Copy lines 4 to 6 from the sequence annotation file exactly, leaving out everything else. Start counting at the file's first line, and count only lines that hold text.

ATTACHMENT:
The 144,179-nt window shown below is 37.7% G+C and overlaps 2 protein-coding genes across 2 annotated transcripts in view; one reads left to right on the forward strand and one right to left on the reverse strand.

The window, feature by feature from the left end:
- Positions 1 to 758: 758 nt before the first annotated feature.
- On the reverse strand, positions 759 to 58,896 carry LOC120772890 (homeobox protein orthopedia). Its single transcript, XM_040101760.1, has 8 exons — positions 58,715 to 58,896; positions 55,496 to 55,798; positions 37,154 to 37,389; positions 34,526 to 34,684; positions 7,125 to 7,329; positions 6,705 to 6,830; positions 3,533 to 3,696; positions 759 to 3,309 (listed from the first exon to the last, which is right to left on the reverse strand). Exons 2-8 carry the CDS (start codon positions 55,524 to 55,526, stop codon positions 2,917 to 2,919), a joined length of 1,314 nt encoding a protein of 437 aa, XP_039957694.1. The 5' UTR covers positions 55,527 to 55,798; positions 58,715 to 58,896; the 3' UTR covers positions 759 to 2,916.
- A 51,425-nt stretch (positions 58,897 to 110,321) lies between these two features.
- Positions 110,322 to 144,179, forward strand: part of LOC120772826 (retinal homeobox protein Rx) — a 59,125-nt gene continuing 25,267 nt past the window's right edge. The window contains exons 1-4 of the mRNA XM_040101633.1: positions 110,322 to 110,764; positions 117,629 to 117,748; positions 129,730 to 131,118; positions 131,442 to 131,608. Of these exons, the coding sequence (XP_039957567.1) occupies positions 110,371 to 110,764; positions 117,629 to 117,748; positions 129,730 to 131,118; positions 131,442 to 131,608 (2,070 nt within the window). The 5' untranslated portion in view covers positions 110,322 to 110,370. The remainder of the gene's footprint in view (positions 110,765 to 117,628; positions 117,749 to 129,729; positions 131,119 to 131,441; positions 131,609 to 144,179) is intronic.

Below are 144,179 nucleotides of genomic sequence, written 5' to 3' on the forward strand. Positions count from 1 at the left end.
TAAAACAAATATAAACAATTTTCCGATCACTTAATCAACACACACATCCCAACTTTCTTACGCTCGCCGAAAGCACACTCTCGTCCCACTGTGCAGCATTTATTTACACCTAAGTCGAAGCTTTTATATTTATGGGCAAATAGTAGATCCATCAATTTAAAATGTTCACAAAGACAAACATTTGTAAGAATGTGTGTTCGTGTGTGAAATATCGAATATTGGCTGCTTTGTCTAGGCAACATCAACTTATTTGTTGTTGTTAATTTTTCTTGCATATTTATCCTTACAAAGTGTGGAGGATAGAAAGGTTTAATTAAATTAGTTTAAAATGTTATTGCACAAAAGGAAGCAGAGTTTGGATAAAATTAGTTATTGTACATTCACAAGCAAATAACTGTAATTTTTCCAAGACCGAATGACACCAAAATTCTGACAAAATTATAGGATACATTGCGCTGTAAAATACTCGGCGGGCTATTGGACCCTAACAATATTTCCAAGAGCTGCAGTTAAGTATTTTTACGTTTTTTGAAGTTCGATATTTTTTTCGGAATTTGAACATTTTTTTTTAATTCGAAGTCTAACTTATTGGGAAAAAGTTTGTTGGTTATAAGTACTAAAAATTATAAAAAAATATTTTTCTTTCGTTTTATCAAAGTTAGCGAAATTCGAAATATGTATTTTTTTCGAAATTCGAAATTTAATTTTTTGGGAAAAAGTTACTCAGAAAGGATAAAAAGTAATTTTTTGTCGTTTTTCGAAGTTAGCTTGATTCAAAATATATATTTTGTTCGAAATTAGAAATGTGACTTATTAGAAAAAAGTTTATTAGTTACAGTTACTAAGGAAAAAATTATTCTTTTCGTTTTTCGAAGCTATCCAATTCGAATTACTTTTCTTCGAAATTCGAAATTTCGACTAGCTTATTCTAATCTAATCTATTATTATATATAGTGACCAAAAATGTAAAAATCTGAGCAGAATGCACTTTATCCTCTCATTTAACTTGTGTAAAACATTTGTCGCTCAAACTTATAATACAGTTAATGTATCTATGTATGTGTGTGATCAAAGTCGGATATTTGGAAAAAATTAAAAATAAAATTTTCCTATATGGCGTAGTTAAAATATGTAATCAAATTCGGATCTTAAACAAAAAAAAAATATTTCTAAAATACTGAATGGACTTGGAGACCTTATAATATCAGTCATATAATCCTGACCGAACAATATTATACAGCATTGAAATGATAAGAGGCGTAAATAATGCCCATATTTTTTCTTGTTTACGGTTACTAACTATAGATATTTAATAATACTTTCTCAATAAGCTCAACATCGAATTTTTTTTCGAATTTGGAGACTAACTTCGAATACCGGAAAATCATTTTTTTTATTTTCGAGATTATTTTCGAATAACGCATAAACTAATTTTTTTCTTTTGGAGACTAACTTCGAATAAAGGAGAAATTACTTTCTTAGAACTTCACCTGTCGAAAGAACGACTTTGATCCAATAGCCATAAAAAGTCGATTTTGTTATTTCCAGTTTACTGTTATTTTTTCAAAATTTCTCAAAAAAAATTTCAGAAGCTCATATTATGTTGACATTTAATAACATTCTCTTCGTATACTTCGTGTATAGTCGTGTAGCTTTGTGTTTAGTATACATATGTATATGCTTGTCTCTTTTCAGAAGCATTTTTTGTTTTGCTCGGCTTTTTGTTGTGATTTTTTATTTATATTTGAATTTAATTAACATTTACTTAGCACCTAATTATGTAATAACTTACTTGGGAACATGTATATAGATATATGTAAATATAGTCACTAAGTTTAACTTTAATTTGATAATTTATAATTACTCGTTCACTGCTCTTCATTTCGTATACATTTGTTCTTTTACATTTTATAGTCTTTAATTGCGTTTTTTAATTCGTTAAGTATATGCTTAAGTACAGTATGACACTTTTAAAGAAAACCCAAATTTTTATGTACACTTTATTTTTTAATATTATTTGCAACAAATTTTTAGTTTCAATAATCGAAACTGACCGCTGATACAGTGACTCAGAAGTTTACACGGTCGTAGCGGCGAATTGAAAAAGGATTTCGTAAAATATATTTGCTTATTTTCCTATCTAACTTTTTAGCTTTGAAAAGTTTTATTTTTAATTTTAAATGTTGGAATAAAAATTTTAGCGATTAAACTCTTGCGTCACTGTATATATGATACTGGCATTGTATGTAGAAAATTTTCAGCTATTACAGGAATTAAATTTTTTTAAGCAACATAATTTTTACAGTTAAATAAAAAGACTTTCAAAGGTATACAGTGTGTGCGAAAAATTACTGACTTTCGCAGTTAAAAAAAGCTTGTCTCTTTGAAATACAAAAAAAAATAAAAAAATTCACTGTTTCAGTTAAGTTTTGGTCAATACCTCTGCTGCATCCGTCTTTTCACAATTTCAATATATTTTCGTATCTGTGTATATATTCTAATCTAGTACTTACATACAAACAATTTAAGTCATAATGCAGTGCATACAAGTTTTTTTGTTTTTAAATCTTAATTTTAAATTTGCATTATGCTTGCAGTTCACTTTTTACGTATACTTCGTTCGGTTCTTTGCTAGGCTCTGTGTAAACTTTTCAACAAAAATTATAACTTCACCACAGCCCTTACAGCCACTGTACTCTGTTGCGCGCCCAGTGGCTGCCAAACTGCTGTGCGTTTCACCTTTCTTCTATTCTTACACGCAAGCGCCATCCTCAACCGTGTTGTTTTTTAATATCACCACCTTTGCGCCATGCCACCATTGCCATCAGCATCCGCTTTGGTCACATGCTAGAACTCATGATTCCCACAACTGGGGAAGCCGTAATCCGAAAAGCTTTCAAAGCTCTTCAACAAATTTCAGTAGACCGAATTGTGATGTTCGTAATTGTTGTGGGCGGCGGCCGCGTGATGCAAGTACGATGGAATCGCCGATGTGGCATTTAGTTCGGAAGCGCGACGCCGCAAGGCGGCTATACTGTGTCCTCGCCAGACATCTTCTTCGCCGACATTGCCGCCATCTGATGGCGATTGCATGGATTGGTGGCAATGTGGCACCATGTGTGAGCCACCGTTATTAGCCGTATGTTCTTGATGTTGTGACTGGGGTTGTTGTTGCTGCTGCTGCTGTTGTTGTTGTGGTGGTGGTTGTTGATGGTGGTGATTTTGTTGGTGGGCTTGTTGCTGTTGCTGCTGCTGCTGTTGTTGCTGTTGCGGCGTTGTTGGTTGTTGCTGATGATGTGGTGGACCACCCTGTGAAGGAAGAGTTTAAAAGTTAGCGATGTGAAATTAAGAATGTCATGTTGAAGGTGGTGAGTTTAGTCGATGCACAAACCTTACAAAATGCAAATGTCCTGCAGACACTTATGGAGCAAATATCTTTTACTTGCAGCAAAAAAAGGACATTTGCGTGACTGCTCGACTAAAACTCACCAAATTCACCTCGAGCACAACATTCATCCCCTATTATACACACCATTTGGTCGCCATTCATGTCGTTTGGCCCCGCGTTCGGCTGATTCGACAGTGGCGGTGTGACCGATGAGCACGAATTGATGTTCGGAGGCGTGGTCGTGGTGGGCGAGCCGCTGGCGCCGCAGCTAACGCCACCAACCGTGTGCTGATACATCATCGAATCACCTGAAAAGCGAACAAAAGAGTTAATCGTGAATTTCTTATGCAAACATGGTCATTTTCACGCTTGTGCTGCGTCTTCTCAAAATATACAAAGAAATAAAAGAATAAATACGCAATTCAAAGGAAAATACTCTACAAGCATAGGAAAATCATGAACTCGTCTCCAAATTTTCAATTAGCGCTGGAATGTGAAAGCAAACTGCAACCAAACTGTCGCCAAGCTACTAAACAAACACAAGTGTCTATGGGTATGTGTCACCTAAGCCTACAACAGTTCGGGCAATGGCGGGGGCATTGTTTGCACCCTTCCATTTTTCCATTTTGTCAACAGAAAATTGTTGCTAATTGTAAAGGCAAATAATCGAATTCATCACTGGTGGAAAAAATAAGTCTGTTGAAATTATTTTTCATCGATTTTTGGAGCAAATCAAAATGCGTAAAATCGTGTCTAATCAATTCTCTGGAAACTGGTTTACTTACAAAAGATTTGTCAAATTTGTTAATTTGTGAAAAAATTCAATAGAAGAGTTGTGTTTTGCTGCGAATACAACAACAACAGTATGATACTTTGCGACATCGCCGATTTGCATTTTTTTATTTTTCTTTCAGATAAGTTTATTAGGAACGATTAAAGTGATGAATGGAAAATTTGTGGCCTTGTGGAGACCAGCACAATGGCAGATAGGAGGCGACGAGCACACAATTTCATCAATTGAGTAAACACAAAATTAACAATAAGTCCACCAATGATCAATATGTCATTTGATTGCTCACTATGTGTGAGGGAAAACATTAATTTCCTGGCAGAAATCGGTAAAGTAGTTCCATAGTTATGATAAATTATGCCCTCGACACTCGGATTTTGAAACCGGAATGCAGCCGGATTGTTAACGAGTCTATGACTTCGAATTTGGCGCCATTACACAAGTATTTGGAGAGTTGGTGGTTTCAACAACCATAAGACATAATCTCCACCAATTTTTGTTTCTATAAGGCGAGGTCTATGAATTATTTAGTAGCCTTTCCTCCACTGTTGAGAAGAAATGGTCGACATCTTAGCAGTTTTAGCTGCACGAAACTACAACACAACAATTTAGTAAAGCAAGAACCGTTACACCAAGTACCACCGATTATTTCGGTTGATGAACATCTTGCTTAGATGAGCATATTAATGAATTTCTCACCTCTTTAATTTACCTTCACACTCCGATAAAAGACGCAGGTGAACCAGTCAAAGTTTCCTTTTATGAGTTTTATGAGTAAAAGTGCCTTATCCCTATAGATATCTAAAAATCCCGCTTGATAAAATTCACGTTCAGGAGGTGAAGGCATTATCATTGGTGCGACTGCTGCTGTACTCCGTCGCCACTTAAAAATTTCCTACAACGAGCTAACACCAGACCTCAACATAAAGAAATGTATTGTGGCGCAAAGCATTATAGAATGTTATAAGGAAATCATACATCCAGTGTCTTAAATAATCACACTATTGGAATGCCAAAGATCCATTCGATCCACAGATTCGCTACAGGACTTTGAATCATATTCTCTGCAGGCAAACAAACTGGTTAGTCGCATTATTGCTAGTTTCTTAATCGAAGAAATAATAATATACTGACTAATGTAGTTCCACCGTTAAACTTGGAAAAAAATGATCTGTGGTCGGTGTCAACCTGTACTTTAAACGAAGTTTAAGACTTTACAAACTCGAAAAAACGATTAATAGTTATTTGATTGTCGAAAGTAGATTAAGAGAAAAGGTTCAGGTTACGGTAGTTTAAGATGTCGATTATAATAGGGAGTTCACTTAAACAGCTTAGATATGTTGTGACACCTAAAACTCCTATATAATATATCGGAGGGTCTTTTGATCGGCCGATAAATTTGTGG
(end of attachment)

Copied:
- On the reverse strand, positions 759 to 58,896 carry LOC120772890 (homeobox protein orthopedia). Its single transcript, XM_040101760.1, has 8 exons — positions 58,715 to 58,896; positions 55,496 to 55,798; positions 37,154 to 37,389; positions 34,526 to 34,684; positions 7,125 to 7,329; positions 6,705 to 6,830; positions 3,533 to 3,696; positions 759 to 3,309 (listed from the first exon to the last, which is right to left on the reverse strand). Exons 2-8 carry the CDS (start codon positions 55,524 to 55,526, stop codon positions 2,917 to 2,919), a joined length of 1,314 nt encoding a protein of 437 aa, XP_039957694.1. The 5' UTR covers positions 55,527 to 55,798; positions 58,715 to 58,896; the 3' UTR covers positions 759 to 2,916.
- A 51,425-nt stretch (positions 58,897 to 110,321) lies between these two features.
- Positions 110,322 to 144,179, forward strand: part of LOC120772826 (retinal homeobox protein Rx) — a 59,125-nt gene continuing 25,267 nt past the window's right edge. The window contains exons 1-4 of the mRNA XM_040101633.1: positions 110,322 to 110,764; positions 117,629 to 117,748; positions 129,730 to 131,118; positions 131,442 to 131,608. Of these exons, the coding sequence (XP_039957567.1) occupies positions 110,371 to 110,764; positions 117,629 to 117,748; positions 129,730 to 131,118; positions 131,442 to 131,608 (2,070 nt within the window). The 5' untranslated portion in view covers positions 110,322 to 110,370. The remainder of the gene's footprint in view (positions 110,765 to 117,628; positions 117,749 to 129,729; positions 131,119 to 131,441; positions 131,609 to 144,179) is intronic.